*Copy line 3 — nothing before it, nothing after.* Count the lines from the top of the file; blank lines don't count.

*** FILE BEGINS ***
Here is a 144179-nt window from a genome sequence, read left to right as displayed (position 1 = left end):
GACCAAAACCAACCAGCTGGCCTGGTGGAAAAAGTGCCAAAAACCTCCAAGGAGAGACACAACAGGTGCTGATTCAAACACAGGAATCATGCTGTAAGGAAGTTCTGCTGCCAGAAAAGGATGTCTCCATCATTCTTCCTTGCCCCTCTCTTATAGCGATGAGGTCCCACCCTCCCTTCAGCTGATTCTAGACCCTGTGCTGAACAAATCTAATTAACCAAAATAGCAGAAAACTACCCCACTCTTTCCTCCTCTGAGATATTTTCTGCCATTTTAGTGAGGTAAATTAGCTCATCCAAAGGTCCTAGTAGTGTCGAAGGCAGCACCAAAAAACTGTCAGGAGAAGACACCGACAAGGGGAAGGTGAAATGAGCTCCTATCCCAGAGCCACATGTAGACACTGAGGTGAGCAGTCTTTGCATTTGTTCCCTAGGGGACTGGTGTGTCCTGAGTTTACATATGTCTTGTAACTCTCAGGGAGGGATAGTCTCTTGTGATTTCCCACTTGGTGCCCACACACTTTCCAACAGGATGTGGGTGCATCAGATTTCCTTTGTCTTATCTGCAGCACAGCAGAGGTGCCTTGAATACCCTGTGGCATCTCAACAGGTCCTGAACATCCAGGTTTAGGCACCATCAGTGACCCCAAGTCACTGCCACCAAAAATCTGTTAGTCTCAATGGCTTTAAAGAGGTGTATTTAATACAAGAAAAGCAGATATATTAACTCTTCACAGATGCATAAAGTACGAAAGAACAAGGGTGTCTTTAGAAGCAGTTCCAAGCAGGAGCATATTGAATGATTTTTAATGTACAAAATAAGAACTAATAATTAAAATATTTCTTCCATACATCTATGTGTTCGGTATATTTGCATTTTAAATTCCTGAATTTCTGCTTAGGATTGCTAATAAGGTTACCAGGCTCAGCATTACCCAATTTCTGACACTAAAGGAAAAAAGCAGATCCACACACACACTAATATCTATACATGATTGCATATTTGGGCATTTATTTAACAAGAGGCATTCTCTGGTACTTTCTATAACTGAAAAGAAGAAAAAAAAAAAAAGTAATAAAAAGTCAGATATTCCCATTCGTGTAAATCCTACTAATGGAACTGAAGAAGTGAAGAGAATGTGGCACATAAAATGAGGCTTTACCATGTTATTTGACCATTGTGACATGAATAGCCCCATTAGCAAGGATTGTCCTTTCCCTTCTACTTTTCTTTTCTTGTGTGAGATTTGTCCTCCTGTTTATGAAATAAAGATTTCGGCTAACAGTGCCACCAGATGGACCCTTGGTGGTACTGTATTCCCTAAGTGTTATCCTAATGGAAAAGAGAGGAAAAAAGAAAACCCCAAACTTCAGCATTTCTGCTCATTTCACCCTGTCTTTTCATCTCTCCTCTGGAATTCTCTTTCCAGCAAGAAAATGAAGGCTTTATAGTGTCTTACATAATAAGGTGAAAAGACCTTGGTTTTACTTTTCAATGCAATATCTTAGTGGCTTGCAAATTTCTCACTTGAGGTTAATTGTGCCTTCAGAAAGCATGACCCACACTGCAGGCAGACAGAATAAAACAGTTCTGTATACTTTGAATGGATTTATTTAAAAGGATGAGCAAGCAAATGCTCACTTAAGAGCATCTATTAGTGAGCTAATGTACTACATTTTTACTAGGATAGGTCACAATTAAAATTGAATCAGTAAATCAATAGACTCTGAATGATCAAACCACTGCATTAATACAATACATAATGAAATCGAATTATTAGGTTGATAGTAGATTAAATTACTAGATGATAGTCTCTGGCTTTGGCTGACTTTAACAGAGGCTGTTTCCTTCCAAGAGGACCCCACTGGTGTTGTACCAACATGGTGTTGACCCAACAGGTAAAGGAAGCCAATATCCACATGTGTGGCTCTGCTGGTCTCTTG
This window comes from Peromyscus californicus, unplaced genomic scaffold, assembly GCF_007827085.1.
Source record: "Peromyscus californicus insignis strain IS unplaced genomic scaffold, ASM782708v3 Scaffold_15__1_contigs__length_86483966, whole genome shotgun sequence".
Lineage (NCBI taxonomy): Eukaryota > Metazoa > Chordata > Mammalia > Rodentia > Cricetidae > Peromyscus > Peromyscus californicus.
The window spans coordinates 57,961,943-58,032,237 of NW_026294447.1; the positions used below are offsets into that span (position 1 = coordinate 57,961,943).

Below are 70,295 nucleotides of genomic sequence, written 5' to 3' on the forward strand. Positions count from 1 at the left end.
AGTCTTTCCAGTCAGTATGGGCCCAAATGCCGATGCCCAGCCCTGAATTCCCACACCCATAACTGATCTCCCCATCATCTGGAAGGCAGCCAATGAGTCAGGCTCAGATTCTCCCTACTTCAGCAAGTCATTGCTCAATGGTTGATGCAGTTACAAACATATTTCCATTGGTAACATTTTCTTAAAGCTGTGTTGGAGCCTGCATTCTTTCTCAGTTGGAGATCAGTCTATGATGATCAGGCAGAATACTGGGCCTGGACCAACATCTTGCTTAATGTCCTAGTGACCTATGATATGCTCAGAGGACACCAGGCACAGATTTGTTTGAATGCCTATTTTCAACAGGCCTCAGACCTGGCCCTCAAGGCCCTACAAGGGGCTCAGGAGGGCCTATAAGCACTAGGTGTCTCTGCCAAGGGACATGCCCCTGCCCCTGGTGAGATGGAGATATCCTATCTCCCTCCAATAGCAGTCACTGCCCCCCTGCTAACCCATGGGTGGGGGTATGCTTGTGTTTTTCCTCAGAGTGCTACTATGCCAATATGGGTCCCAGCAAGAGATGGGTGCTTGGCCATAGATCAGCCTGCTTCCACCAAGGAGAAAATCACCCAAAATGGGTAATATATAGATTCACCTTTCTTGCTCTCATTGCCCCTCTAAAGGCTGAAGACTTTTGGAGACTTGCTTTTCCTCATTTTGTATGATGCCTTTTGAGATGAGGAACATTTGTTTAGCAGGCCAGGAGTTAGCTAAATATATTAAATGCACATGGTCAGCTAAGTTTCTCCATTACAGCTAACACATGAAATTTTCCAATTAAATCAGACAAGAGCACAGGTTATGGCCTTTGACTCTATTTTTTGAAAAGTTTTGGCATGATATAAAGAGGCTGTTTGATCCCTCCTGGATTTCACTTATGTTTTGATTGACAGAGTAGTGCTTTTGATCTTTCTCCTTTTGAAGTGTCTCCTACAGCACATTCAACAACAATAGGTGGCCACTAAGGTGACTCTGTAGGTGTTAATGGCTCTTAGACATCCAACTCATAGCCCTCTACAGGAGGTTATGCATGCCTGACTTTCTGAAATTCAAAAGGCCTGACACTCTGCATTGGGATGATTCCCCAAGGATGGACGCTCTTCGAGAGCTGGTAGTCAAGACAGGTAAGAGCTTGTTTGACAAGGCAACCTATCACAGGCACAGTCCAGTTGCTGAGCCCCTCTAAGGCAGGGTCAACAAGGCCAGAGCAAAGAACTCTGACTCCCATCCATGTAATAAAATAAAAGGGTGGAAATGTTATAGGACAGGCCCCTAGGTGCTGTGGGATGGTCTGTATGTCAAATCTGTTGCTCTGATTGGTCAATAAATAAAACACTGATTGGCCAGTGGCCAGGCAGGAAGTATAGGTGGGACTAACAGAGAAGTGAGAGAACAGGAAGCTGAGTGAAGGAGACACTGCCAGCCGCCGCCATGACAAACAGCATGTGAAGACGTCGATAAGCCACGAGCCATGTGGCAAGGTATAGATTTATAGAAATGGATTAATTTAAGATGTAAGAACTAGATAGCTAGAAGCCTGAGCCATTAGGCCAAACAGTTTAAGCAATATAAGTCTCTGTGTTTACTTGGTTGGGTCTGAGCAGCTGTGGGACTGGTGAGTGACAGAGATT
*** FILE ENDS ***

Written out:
This window comes from Peromyscus californicus, unplaced genomic scaffold, assembly GCF_007827085.1.